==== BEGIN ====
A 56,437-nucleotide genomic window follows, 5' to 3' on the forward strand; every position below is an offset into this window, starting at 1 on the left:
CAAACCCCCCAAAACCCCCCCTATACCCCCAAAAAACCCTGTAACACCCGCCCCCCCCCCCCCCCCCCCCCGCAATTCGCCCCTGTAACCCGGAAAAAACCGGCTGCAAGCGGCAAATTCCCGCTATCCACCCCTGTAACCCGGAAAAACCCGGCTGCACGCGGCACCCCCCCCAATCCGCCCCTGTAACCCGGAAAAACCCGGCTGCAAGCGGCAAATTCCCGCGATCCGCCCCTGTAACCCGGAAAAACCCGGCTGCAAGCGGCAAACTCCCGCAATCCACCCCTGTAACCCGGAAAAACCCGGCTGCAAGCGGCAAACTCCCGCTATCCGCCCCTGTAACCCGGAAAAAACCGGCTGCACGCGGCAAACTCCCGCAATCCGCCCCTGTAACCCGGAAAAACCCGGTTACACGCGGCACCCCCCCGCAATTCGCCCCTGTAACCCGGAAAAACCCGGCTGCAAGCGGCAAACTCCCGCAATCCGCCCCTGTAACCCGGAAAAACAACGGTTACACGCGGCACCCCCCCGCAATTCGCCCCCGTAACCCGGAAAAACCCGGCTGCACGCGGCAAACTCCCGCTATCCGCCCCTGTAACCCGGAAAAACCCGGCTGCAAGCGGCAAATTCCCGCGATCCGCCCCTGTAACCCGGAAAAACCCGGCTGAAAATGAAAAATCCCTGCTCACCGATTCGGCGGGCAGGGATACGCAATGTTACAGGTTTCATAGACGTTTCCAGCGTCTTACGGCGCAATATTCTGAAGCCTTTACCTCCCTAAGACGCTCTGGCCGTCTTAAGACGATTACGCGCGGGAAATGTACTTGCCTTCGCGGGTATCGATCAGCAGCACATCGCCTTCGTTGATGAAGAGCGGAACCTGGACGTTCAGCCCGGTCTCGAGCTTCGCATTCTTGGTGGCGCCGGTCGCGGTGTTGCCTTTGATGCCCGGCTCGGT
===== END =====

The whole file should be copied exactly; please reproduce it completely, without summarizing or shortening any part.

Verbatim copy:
A 56,437-nucleotide genomic window follows, 5' to 3' on the forward strand; every position below is an offset into this window, starting at 1 on the left:
CAAACCCCCCAAAACCCCCCCTATACCCCCAAAAAACCCTGTAACACCCGCCCCCCCCCCCCCCCCCCCCCGCAATTCGCCCCTGTAACCCGGAAAAAACCGGCTGCAAGCGGCAAATTCCCGCTATCCACCCCTGTAACCCGGAAAAACCCGGCTGCACGCGGCACCCCCCCCAATCCGCCCCTGTAACCCGGAAAAACCCGGCTGCAAGCGGCAAATTCCCGCGATCCGCCCCTGTAACCCGGAAAAACCCGGCTGCAAGCGGCAAACTCCCGCAATCCACCCCTGTAACCCGGAAAAACCCGGCTGCAAGCGGCAAACTCCCGCTATCCGCCCCTGTAACCCGGAAAAAACCGGCTGCACGCGGCAAACTCCCGCAATCCGCCCCTGTAACCCGGAAAAACCCGGTTACACGCGGCACCCCCCCGCAATTCGCCCCTGTAACCCGGAAAAACCCGGCTGCAAGCGGCAAACTCCCGCAATCCGCCCCTGTAACCCGGAAAAACAACGGTTACACGCGGCACCCCCCCGCAATTCGCCCCCGTAACCCGGAAAAACCCGGCTGCACGCGGCAAACTCCCGCTATCCGCCCCTGTAACCCGGAAAAACCCGGCTGCAAGCGGCAAATTCCCGCGATCCGCCCCTGTAACCCGGAAAAACCCGGCTGAAAATGAAAAATCCCTGCTCACCGATTCGGCGGGCAGGGATACGCAATGTTACAGGTTTCATAGACGTTTCCAGCGTCTTACGGCGCAATATTCTGAAGCCTTTACCTCCCTAAGACGCTCTGGCCGTCTTAAGACGATTACGCGCGGGAAATGTACTTGCCTTCGCGGGTATCGATCAGCAGCACATCGCCTTCGTTGATGAAGAGCGGAACCTGGACGTTCAGCCCGGTCTCGAGCTTCGCATTCTTGGTGGCGCCGGTCGCGGTGTTGCCTTTGATGCCCGGCTCGGT